Study of primary production magnitude under the thermocline (20-25 m) and the continuous supporting mechanism of production in Lake Pumayum Co, Tibetan Plateau

Tetsuya Matsunaka, Mitsugu Nishimura, Tetuo Murakami, Yasuhiro Izutsu, Fumiko Watanabe Nara, Takahiro Watanabe, Akio Imai, Liping Zhu

Research output: Contribution to journalComment/debatepeer-review

1 Citation (Scopus)

Abstract

To study the primary production magnitude under the thermocline (20-25 m) and the continuous supporting mechanism of the production in Lake Pumayum Co (a high alpine lake) located on the southern Tibetan Plateau (altitude 5,030 m), sediment traps were deployed at 50.5 m water depth in the eastern part of the lake. Based on source analysis of sinking particles trapped at depths 27 and 45 m, the following results are suggested: 1) The average production rate (0.63 mg-C m-3 d-1) of sinking phytoplankton-derived organic carbon in the 27-45 m -3 -1 water layer was at least four times higher than that (0.15 mg-C m-3 d-1) in the upper water layer (0-27 m). The ratio of increase (4.2) was equivalent to that (4.0) of the theoretical primary production between 13.5 and 36 m (midpoints of the above layers) (13.5 m: 0.042 mg-O2 l- h, 36 m: 0.17 mg-O2 l- h; Murakami et al., 2007). Thus, the subsurface primary production maximum appears to have formed in the 27-45 m water layer of the lake. Moreover, although this high alpine lake is generally classified as oligotrophic and is located well above the forest line, primary production in the subsurface layer probably continued to exceed the mesotrophic magnitude. 2) Because of the transport and supply mechanisms of nutrients supporting such high production under the thermocline, there can be deep intrusion of river water (5°C) colder than the lake epilimnion (10-13°C). This possibility is supported by the high average abundances of silt and clay, sinking terrestrial plant-derived organic carbon, and sinking soil-derived organic carbon in the 27-45 m water layer, as compared with the 0-27 m layer. The supply of nutrients in the 27-45 m water layer is believed to be several times higher than that of the 0-27 m layer. The supply of nitrogen nutrients by diffusion from pore water in bottom sediments is also considered one of the mechanisms.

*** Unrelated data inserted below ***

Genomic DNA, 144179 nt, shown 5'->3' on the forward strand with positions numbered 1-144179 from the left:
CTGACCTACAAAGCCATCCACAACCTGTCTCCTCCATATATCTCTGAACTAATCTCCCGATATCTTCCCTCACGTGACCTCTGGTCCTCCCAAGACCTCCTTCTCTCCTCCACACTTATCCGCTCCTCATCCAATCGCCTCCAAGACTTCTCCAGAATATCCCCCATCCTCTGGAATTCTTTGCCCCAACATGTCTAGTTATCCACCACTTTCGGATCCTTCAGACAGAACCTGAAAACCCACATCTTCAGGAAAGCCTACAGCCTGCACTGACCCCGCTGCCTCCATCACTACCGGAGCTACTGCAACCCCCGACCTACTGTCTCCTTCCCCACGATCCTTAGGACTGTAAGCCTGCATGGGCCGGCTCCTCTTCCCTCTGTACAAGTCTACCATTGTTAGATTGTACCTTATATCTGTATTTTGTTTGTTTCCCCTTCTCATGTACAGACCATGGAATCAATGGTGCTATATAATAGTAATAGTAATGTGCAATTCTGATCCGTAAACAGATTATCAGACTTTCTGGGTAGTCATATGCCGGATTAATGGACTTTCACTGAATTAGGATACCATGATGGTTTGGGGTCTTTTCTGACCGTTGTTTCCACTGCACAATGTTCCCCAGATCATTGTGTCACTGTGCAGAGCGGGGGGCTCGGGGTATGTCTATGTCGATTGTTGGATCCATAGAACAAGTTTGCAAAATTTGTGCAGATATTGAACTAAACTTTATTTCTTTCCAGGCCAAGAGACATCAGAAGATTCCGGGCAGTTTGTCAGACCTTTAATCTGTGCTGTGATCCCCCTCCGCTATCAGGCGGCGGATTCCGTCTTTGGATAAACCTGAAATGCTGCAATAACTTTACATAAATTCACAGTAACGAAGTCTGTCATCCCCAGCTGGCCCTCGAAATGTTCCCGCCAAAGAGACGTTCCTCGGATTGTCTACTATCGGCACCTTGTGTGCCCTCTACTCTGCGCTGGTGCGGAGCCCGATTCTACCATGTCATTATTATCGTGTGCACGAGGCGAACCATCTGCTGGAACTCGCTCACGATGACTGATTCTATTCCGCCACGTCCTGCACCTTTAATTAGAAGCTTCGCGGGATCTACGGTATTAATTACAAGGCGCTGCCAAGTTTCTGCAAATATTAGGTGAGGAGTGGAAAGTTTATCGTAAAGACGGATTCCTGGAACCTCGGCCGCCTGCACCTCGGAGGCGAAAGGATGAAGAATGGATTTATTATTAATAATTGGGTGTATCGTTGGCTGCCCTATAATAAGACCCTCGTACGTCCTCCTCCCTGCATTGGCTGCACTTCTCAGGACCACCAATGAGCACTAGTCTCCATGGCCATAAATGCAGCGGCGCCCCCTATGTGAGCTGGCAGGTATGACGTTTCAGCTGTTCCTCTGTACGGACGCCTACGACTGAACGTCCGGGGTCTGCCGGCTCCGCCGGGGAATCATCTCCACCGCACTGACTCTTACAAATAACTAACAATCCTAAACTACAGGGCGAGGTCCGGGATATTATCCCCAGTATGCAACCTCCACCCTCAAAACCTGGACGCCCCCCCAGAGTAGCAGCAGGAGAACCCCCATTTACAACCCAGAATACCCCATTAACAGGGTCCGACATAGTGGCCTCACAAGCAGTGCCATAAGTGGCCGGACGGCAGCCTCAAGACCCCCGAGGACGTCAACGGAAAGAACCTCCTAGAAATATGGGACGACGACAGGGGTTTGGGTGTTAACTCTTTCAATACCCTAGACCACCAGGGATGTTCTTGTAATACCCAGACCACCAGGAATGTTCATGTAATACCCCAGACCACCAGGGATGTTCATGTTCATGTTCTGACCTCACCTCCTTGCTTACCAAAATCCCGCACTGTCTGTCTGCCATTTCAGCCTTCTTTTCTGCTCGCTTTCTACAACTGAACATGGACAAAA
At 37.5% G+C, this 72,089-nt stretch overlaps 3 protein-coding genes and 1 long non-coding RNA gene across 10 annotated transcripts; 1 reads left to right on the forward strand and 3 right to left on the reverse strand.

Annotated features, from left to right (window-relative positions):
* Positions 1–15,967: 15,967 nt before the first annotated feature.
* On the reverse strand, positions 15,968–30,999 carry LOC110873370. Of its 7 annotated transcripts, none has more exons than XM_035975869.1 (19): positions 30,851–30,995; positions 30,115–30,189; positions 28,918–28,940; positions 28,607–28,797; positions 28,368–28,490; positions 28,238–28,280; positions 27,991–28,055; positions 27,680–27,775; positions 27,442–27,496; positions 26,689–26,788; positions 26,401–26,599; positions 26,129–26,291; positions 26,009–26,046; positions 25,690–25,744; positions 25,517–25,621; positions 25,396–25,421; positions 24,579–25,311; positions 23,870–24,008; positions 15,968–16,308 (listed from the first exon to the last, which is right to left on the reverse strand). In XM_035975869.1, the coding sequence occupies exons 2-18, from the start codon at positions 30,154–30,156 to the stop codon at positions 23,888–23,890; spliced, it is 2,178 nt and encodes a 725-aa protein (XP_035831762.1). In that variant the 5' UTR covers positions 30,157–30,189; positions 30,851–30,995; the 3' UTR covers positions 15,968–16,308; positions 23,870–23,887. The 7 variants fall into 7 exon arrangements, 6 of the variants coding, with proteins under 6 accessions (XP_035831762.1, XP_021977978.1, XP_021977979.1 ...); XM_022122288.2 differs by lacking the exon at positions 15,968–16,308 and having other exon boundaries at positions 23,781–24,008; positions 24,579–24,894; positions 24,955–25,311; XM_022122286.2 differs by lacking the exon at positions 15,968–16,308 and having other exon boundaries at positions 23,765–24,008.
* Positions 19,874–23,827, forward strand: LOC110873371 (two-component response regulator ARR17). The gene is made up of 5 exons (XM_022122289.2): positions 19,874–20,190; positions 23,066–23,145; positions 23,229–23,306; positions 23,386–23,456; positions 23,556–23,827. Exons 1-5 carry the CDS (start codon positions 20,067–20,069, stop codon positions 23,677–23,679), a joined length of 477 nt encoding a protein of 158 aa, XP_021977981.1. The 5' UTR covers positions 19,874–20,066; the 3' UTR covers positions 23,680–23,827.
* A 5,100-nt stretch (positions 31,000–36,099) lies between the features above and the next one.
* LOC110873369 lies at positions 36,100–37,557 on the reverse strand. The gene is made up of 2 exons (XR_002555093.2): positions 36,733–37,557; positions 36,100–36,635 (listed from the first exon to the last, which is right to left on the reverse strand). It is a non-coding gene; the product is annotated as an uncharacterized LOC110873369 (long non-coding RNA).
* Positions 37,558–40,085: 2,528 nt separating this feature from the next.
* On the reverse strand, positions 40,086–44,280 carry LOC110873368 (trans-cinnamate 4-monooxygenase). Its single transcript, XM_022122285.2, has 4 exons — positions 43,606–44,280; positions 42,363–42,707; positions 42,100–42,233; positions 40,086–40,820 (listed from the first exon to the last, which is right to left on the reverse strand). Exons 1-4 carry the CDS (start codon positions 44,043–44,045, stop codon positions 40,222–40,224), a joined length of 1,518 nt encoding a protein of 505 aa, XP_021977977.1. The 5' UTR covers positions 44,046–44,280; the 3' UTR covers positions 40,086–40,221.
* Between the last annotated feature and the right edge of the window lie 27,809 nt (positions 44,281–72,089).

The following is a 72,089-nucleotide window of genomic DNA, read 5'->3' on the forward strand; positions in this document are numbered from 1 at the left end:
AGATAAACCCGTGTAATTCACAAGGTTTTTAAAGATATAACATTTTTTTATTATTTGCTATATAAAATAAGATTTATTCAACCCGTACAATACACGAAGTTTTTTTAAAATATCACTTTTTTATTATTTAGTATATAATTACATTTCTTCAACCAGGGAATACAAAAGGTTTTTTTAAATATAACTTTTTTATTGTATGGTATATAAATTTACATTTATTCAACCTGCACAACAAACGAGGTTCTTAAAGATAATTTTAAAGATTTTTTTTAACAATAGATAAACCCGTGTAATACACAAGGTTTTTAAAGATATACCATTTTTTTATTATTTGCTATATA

Original languageEnglish
Pages (from-to)167-178
Number of pages12
JournalJapanese Journal of Limnology
Volume73
Issue number3
DOIs
Publication statusPublished - 2012 Dec 1

Keywords

  • Deep intrusion of river water
  • High alpine lake
  • Mesotrophic lake
  • Sinking particles
  • Supporting mechanism of subsurface maximum
  • Tibetan plateau

ASJC Scopus subject areas

  • Aquatic Science
  • Ecology
  • Water Science and Technology

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